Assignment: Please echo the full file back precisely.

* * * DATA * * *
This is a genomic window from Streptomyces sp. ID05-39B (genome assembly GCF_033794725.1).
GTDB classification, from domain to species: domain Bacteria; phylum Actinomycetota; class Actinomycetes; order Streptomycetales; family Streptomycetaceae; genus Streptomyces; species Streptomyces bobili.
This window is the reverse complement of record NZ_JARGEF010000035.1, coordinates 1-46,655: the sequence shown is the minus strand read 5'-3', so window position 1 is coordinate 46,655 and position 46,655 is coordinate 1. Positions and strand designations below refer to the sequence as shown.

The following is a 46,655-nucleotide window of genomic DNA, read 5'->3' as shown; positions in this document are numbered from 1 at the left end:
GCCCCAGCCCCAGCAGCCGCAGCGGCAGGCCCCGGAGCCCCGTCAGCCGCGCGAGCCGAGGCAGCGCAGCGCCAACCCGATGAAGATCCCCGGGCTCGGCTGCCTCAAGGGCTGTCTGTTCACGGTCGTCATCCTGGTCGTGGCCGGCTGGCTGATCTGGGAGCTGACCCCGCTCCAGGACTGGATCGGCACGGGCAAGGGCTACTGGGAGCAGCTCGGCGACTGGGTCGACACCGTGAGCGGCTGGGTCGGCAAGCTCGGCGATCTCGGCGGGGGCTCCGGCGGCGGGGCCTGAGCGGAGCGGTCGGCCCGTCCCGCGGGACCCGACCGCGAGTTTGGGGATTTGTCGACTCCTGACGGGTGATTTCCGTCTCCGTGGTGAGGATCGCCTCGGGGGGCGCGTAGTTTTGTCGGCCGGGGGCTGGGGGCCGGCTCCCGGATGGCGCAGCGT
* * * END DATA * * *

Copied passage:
This is a genomic window from Streptomyces sp. ID05-39B (genome assembly GCF_033794725.1).
GTDB classification, from domain to species: domain Bacteria; phylum Actinomycetota; class Actinomycetes; order Streptomycetales; family Streptomycetaceae; genus Streptomyces; species Streptomyces bobili.
This window is the reverse complement of record NZ_JARGEF010000035.1, coordinates 1-46,655: the sequence shown is the minus strand read 5'-3', so window position 1 is coordinate 46,655 and position 46,655 is coordinate 1. Positions and strand designations below refer to the sequence as shown.

The following is a 46,655-nucleotide window of genomic DNA, read 5'->3' as shown; positions in this document are numbered from 1 at the left end:
GCCCCAGCCCCAGCAGCCGCAGCGGCAGGCCCCGGAGCCCCGTCAGCCGCGCGAGCCGAGGCAGCGCAGCGCCAACCCGATGAAGATCCCCGGGCTCGGCTGCCTCAAGGGCTGTCTGTTCACGGTCGTCATCCTGGTCGTGGCCGGCTGGCTGATCTGGGAGCTGACCCCGCTCCAGGACTGGATCGGCACGGGCAAGGGCTACTGGGAGCAGCTCGGCGACTGGGTCGACACCGTGAGCGGCTGGGTCGGCAAGCTCGGCGATCTCGGCGGGGGCTCCGGCGGCGGGGCCTGAGCGGAGCGGTCGGCCCGTCCCGCGGGACCCGACCGCGAGTTTGGGGATTTGTCGACTCCTGACGGGTGATTTCCGTCTCCGTGGTGAGGATCGCCTCGGGGGGCGCGTAGTTTTGTCGGCCGGGGGCTGGGGGCCGGCTCCCGGATGGCGCAGCGT